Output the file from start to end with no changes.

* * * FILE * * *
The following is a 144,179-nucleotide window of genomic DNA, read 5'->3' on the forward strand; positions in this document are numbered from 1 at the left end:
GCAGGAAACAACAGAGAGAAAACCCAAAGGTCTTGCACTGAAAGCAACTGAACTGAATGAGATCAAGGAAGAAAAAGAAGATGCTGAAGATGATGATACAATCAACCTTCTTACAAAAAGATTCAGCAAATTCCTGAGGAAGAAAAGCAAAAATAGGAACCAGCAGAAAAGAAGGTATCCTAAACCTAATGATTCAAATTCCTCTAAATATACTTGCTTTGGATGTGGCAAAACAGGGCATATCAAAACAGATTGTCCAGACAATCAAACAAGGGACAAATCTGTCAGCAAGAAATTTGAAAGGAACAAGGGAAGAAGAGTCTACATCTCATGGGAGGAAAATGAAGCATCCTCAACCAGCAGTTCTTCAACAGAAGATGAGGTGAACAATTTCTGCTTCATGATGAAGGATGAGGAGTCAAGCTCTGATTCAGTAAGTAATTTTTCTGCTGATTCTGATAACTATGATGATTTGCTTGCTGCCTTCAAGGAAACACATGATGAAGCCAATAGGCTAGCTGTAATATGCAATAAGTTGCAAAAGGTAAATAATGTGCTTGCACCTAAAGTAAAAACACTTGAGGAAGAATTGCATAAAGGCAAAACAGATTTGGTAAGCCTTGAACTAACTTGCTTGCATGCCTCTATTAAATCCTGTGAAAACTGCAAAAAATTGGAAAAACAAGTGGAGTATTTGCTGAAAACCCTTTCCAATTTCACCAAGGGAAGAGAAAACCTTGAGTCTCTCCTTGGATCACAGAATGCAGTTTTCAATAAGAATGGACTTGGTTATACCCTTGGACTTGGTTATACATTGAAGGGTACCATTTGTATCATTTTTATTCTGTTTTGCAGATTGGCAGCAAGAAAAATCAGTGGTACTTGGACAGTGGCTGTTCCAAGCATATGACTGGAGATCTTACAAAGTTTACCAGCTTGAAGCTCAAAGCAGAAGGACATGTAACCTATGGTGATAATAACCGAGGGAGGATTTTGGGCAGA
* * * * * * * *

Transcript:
The following is a 144,179-nucleotide window of genomic DNA, read 5'->3' on the forward strand; positions in this document are numbered from 1 at the left end:
GCAGGAAACAACAGAGAGAAAACCCAAAGGTCTTGCACTGAAAGCAACTGAACTGAATGAGATCAAGGAAGAAAAAGAAGATGCTGAAGATGATGATACAATCAACCTTCTTACAAAAAGATTCAGCAAATTCCTGAGGAAGAAAAGCAAAAATAGGAACCAGCAGAAAAGAAGGTATCCTAAACCTAATGATTCAAATTCCTCTAAATATACTTGCTTTGGATGTGGCAAAACAGGGCATATCAAAACAGATTGTCCAGACAATCAAACAAGGGACAAATCTGTCAGCAAGAAATTTGAAAGGAACAAGGGAAGAAGAGTCTACATCTCATGGGAGGAAAATGAAGCATCCTCAACCAGCAGTTCTTCAACAGAAGATGAGGTGAACAATTTCTGCTTCATGATGAAGGATGAGGAGTCAAGCTCTGATTCAGTAAGTAATTTTTCTGCTGATTCTGATAACTATGATGATTTGCTTGCTGCCTTCAAGGAAACACATGATGAAGCCAATAGGCTAGCTGTAATATGCAATAAGTTGCAAAAGGTAAATAATGTGCTTGCACCTAAAGTAAAAACACTTGAGGAAGAATTGCATAAAGGCAAAACAGATTTGGTAAGCCTTGAACTAACTTGCTTGCATGCCTCTATTAAATCCTGTGAAAACTGCAAAAAATTGGAAAAACAAGTGGAGTATTTGCTGAAAACCCTTTCCAATTTCACCAAGGGAAGAGAAAACCTTGAGTCTCTCCTTGGATCACAGAATGCAGTTTTCAATAAGAATGGACTTGGTTATACCCTTGGACTTGGTTATACATTGAAGGGTACCATTTGTATCATTTTTATTCTGTTTTGCAGATTGGCAGCAAGAAAAATCAGTGGTACTTGGACAGTGGCTGTTCCAAGCATATGACTGGAGATCTTACAAAGTTTACCAGCTTGAAGCTCAAAGCAGAAGGACATGTAACCTATGGTGATAATAACCGAGGGAGGATTTTGGGCAGA